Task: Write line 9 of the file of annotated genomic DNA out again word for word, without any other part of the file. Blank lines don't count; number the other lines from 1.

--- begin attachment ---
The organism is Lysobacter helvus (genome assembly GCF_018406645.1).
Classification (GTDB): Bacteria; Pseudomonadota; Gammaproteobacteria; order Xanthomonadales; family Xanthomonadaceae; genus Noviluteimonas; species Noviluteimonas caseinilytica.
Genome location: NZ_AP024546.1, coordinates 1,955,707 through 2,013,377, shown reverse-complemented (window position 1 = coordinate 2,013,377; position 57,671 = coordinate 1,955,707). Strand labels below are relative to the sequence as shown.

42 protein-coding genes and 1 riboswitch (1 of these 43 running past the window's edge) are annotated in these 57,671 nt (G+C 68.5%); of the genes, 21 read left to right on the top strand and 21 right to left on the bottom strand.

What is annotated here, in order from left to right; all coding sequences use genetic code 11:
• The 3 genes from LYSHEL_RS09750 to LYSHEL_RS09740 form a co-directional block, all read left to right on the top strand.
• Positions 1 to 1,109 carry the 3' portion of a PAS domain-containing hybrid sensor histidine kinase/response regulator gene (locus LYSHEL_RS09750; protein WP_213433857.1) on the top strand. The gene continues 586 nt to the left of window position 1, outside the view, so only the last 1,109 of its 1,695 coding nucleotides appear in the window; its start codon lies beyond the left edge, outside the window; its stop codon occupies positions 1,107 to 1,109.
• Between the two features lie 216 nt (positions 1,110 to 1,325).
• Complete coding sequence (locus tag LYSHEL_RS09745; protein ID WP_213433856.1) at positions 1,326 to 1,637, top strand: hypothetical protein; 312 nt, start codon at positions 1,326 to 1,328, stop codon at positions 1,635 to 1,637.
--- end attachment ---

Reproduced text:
• Complete coding sequence (locus tag LYSHEL_RS09745; protein ID WP_213433856.1) at positions 1,326 to 1,637, top strand: hypothetical protein; 312 nt, start codon at positions 1,326 to 1,328, stop codon at positions 1,635 to 1,637.